Twin Paradox: Who is Older - B or C?

• Waaaaaaaa
In summary, two triplets, B and C, leave Earth together at relativistic speeds for one year. Then B stops and C continues for another year before stopping as well. They then travel towards each other at a slow speed. The question is, which one is older when they meet? The answer is that from A's viewpoint, B is older because he was only moving for one year while C was moving for two. From C's viewpoint, however, B was accelerating away from him and should age slower. This may seem to violate the postulate of physical laws being the same for all observers, but it is important to consider the full motion and not just the periods of acceleration. Additionally, the principle of relativity only applies to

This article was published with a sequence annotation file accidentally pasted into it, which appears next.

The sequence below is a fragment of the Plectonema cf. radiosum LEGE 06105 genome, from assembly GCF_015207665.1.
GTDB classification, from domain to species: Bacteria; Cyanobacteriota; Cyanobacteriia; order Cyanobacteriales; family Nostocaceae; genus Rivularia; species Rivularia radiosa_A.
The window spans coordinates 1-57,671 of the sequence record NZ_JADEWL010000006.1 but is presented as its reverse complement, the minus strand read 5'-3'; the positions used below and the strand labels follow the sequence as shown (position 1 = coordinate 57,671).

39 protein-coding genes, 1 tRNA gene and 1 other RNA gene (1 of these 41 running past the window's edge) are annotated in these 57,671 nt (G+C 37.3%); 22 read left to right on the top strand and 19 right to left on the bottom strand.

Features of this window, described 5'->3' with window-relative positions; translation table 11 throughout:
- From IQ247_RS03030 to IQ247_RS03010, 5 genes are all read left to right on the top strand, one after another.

Waaaaaaaa

Lets say we have triplets on Earth A B and C.
B and C goes from Earth together in the same direction at some relativistic speed let's say lorentz factor one milion.
Now after one year passes from the point of A, brother B decides to stop.
Now after one more year from the point of A passes brother C stops too.
Then both B and C sets course to meet each other at midway at some nonrelativistic slow speed.
the question is: When B and C meets which one of them is older?

if your answer is "B is older than C" then please explain why, because from viewpoint of C the B was one who was accelerating away from him. So I am thinking this solution is violating the postulate about physical laws being same independently of uniform motion (that violation being someone accelerating away from you is actually aging faster than you).